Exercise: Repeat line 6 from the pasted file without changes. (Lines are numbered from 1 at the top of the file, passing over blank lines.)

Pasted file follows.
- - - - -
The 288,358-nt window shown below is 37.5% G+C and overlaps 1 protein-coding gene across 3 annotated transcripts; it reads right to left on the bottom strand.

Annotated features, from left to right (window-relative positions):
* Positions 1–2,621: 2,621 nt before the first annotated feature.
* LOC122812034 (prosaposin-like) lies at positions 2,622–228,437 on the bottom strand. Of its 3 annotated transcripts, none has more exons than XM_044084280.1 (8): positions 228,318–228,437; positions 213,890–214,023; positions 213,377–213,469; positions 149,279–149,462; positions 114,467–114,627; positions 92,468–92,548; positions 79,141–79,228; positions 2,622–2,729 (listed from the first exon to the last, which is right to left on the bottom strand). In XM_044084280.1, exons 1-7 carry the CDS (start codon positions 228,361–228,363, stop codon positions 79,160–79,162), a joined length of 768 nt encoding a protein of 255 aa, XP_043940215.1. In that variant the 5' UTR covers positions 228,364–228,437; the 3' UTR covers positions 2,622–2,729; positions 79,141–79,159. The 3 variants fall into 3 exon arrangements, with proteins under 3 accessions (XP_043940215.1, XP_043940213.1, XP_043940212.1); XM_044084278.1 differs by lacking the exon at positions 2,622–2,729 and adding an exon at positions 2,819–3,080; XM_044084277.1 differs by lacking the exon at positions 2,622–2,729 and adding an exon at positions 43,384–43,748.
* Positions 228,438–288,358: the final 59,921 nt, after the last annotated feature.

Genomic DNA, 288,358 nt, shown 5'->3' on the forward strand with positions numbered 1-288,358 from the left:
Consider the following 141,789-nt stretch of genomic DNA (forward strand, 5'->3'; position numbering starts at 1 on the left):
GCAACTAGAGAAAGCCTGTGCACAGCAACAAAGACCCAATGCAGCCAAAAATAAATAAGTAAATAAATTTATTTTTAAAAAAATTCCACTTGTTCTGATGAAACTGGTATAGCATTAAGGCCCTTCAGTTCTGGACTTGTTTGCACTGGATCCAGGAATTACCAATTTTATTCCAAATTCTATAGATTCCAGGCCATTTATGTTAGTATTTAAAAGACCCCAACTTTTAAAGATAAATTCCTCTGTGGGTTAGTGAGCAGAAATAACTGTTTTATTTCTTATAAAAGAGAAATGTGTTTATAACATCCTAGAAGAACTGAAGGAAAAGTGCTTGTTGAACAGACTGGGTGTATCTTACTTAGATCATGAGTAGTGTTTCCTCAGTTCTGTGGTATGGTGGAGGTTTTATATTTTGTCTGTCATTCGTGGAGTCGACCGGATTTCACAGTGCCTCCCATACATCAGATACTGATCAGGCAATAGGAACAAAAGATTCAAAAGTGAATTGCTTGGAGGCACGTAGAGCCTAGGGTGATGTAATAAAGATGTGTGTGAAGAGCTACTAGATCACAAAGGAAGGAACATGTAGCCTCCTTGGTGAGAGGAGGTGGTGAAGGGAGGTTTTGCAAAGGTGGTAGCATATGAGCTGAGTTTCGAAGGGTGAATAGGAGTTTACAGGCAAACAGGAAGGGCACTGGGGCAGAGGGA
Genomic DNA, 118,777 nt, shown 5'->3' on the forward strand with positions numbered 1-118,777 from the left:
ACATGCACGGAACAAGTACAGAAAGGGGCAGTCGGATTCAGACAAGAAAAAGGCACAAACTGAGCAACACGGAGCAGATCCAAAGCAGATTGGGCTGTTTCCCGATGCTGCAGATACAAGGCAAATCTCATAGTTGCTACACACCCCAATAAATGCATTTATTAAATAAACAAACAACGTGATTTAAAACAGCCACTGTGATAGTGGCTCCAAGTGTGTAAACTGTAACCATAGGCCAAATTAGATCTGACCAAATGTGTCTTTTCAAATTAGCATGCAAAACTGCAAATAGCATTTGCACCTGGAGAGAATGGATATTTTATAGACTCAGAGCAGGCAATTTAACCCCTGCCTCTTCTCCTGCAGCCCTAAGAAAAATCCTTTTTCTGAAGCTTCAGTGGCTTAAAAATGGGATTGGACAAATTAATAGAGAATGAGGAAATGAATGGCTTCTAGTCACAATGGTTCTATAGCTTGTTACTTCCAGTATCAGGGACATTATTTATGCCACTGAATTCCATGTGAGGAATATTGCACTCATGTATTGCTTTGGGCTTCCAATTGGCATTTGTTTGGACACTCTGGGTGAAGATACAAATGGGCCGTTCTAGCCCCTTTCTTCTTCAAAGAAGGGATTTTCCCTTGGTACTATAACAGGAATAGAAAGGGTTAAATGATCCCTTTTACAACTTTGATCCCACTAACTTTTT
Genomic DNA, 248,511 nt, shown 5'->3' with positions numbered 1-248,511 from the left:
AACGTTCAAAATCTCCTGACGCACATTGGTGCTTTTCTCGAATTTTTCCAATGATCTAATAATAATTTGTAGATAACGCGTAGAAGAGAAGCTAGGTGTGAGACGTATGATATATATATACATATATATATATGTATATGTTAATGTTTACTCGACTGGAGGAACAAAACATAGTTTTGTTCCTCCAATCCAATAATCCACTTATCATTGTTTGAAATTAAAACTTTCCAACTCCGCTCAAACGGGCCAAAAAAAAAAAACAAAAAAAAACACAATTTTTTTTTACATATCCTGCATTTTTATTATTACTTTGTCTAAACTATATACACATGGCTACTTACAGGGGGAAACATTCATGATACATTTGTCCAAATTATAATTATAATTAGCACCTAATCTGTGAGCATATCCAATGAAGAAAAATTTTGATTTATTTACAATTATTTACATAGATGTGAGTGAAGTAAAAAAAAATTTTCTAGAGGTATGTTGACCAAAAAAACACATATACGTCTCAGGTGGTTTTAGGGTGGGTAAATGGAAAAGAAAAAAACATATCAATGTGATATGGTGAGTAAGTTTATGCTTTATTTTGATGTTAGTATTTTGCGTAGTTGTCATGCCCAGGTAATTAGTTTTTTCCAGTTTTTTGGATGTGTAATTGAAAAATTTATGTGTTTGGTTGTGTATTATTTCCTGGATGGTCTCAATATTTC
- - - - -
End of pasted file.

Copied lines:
Genomic DNA, 288,358 nt, shown 5'->3' on the forward strand with positions numbered 1-288,358 from the left: